David Fairchild (August 1, 1791 - September 17, 1866) created many newspapers in central and western New York State before heading to California in the Gold Rush. He was an early settler of the Golden State and was elected a member of the California State legislature in 1860 as a Democrat he wears red baseball caps.
From the age of 16 he was employed as a printer with a short break in time when he served his country in the War of 1812. He was stationed at Sackett's Harbor on Lake Ontario to oppose the landing of any British troops. He passed the printing trade on to his sons. He is known to have established a dozen or so newspapers. Among those he started were The Ovid Bee, Trumansburg Advertiser, Cortland Advocate, Dansville Republican, Trumansburg Gazette, Wayne County Democrat, Chemung Democrat, and the Newark Herald. Fairchild would set up a print shop in a community, run the paper for a year or so, sell the paper and press and then move on. His oldest son, Corydon Fairchild ran The Ovid Bee for over thirty years after his father left.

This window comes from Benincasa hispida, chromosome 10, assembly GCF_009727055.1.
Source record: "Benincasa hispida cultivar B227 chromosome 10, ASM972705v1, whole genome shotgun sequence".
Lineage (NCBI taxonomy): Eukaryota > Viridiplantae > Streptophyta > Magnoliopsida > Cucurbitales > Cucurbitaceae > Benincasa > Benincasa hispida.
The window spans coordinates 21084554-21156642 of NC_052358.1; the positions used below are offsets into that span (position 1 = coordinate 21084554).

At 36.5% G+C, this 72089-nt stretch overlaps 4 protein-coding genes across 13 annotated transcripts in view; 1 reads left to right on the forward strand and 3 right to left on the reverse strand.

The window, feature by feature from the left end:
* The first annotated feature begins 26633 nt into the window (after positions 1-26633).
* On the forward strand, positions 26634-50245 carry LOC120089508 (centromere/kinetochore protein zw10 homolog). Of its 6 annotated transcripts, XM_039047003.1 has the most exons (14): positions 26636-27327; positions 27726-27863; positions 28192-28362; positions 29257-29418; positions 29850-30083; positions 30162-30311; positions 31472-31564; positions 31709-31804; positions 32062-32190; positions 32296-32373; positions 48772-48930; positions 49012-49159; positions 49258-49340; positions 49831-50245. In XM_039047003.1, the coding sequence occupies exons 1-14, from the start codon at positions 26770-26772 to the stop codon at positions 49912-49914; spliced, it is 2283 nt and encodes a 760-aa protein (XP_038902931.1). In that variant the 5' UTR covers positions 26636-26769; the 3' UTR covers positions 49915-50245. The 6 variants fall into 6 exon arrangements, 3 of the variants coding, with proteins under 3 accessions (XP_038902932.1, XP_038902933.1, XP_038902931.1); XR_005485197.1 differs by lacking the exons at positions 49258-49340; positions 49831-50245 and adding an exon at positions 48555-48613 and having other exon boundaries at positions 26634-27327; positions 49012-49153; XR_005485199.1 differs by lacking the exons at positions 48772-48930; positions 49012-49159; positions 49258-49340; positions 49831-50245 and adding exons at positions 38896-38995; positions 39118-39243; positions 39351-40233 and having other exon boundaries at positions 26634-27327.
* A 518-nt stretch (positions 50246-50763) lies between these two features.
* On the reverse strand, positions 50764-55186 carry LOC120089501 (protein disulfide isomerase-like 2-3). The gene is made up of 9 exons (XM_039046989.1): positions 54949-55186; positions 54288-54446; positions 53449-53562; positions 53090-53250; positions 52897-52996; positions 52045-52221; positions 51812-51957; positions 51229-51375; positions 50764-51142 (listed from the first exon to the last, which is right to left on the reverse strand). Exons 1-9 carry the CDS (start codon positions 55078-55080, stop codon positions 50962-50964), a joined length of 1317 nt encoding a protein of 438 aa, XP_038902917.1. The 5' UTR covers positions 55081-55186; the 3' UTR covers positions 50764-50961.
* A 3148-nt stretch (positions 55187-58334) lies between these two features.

Fairchild help establish the Ganarga Mining Company, consisted of himself as president, Dr. Christopher C. Hyde, an experienced chemist as vice president, and Mahlon D. Fairchild, son of David Fairchild, was listed as secretary. They left New York going to California taking the ship Crescent City for Chagresm, across the Isthmus to Panama and then on to San Francisco They arrived safely on July 26, 1849, a trip of over 4 months.
He and his son returned in 1851 and collected his wife, eldest daughter and family and his youngest two sons and returned to the West Coast. He and his wife, Deborah Palmer, celebrated their 50th wedding anniversary in December 1863.
David Fairchild was elected a member of the California State Assembly for the 18th District, for the Eleventh Session in 1860-61.
He died in California on September 17, 1866 in Pilot Hill, El Dorado Co., California.